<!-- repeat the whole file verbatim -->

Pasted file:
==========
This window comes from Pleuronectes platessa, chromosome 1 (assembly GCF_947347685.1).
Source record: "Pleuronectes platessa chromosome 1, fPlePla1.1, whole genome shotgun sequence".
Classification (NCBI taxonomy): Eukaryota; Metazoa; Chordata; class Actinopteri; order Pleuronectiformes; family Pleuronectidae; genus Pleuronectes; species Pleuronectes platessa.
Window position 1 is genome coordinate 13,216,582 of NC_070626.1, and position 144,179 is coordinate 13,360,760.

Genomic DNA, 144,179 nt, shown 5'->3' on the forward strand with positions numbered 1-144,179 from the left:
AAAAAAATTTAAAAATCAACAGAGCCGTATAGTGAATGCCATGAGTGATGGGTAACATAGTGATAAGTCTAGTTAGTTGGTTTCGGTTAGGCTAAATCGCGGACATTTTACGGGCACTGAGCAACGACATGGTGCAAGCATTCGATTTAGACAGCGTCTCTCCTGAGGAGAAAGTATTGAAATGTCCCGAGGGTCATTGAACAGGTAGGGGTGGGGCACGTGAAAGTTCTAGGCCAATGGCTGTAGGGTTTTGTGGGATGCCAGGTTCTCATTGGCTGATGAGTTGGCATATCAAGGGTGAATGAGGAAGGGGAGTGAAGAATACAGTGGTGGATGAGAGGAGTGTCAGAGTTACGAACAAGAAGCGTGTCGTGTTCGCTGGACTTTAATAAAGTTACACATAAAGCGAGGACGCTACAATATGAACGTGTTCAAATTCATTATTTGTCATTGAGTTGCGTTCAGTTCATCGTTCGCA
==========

This window comes from Pleuronectes platessa, chromosome 1 (assembly GCF_947347685.1).
Source record: "Pleuronectes platessa chromosome 1, fPlePla1.1, whole genome shotgun sequence".
Classification (NCBI taxonomy): Eukaryota; Metazoa; Chordata; class Actinopteri; order Pleuronectiformes; family Pleuronectidae; genus Pleuronectes; species Pleuronectes platessa.
Window position 1 is genome coordinate 13,216,582 of NC_070626.1, and position 144,179 is coordinate 13,360,760.

Genomic DNA, 144,179 nt, shown 5'->3' on the forward strand with positions numbered 1-144,179 from the left:
AAAAAAATTTAAAAATCAACAGAGCCGTATAGTGAATGCCATGAGTGATGGGTAACATAGTGATAAGTCTAGTTAGTTGGTTTCGGTTAGGCTAAATCGCGGACATTTTACGGGCACTGAGCAACGACATGGTGCAAGCATTCGATTTAGACAGCGTCTCTCCTGAGGAGAAAGTATTGAAATGTCCCGAGGGTCATTGAACAGGTAGGGGTGGGGCACGTGAAAGTTCTAGGCCAATGGCTGTAGGGTTTTGTGGGATGCCAGGTTCTCATTGGCTGATGAGTTGGCATATCAAGGGTGAATGAGGAAGGGGAGTGAAGAATACAGTGGTGGATGAGAGGAGTGTCAGAGTTACGAACAAGAAGCGTGTCGTGTTCGCTGGACTTTAATAAAGTTACACATAAAGCGAGGACGCTACAATATGAACGTGTTCAAATTCATTATTTGTCATTGAGTTGCGTTCAGTTCATCGTTCGCA